1 Thessalonians 4 & the Truth about the “Secret” Rapture

The symbols S, +, and R symbolize the secret rapture, with highlighted article text. Background features a sun and clouds.

“He shall come again to judge the living and the dead.”
—Apostles’ Creed

“He shall come again, with glory, to judge the living and the dead; whose kingdom shall have no end.”
Nicene Creed

These words have echoed down the halls of history for nearly two millennia. Somewhere near the end of that hall, a side door was opened and a confusing sound was added.1 That sound was the teaching of a secret “rapture” of the church from this world before the Second Coming. George Eldon Ladd expressed the novelty of this view in the history of the church in these words:

The hope of the Church throughout the early centuries was the second coming of Christ, not a pretribulation rapture. If the Blessed Hope is in fact, a pretribulation rapture, then the Church has never known that hope through most of its history, for the idea of a pretribulation rapture did not appear until the nineteenth century.2

This means that in contrast to the hope confessed through the ages that the Son of God came to earth once for salvation and will come again once for consummation, a new teaching was introduced: Jesus would return a second time, twice: secretly and publicly.

The new leader of the Calvary Chapel movement, Brian Broderson, calls the rapture “part one of the second coming” and tries to make the case for this by saying the first coming actually had two parts as well.3 He defines the rapture as the time when “every believer in the Lord Jesus Christ is miraculously and instantly taken to heaven without experiencing death.”4 Modern American evangelicals love their secret rapture. As of this writing, over 35 million copies of Hal Lindsey’s The Late Great Planet Earth (1970) and 63 million copies of The Left Behind (1995–2007) series have been sold.

I agree there will be a rapture. The issue is that it’s distinguished from the Second Coming. I believe the truth of the Bible is that the rapture is the Second Coming. I will leave the intricate details of historical and systematic theology to others,5 but here I will give a simple and practical explanation why I believe the truth is that the rapture is the Second Coming, focusing on one of the main “rapture texts,” 1 Thessalonians 4:13–18.

But we do not want you to be uninformed, brothers, about those who are asleep, that you may not grieve as others do who have no hope. For since we believe that Jesus died and rose again, even so, through Jesus, God will bring with him those who have fallen asleep. For this we declare to you by a word from the Lord, that we who are alive, who are left until the coming of the Lord, will not precede those who have fallen asleep. For the Lord himself will descend from heaven with a cry of command, with the voice of an archangel, and with the sound of the trumpet of God. And the dead in Christ will rise first. Then we who are alive, who are left, will be caught up together with them in the clouds to meet the Lord in the air, and so we will always be with the Lord. Therefore encourage one another with these words. (1 Thess 4:13–18 ESV)6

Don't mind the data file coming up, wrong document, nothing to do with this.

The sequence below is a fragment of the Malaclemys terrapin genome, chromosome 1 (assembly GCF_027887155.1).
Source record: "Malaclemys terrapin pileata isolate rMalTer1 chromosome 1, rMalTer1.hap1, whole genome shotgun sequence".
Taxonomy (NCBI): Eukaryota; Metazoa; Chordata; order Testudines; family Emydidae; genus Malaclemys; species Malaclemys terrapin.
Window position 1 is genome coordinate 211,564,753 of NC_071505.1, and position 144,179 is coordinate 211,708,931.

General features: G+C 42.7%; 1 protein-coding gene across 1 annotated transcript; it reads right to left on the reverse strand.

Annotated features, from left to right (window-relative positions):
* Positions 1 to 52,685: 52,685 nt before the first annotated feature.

Why focus on this text? John Walvoord said, “1 Thessalonians … contributes more to the doctrine of the Rapture than any other book of the New Testament.” After surveying several passages in 1 Thessalonians he believed taught the rapture, he said, “These passages, of course, are confirmed and explained in greater detail in the major section on the Rapture in 1 Thessalonians 4:13–18 and 5:1–11.”7

Paul’s reason for writing (v. 13)

In verse 13, Paul gives his reason for writing his letter as he deals with the pastoral reality of death. “Asleep” is an Old Testament euphemism for death. Those who died trusting in the Lord were “sleeping with their fathers” (Deut 31:16; 2 Sam 7:12; 1 Kgs 2:10). Paul gives his purpose for addressing this topic: “that you may not grieve as others do who have no hope.” Christians should not grieve over the loss of believing loved ones like the world grieves over its dead. Just think of a heart-wrenching funeral of an unbeliever and the hopeless grief of those left behind.

Our eschatology (theology of the last things or “end times”) is meant to comfort us. Theology matters. As the passage unfolds, he deals with this pastoral reality we all face in light of what Jesus has already done and what he will do when he returns. These Christians were worried. Their believing friends and family had died before Jesus returned. Had they missed out on the glories of heaven? In 2 Thessalonians 2:1–2, Paul said he did not want them “to be quickly shaken in mind or alarmed either by a spirit or a spoken word, or a letter seeming to be from us, to the effect that the day of the Lord has come.” He told Timothy to “avoid irreverent babble” that “lead[s] people into more and more ungodliness” and “spread[s] like gangrene.” Then he named names: “Hymenaeus and Philetus, who have swerved from the truth, saying that the resurrection has already happened” (2 Tim. 2:15–18). Had Jesus already returned? Had the dead in Christ already been raised? Paul addressed these misunderstandings and anxieties.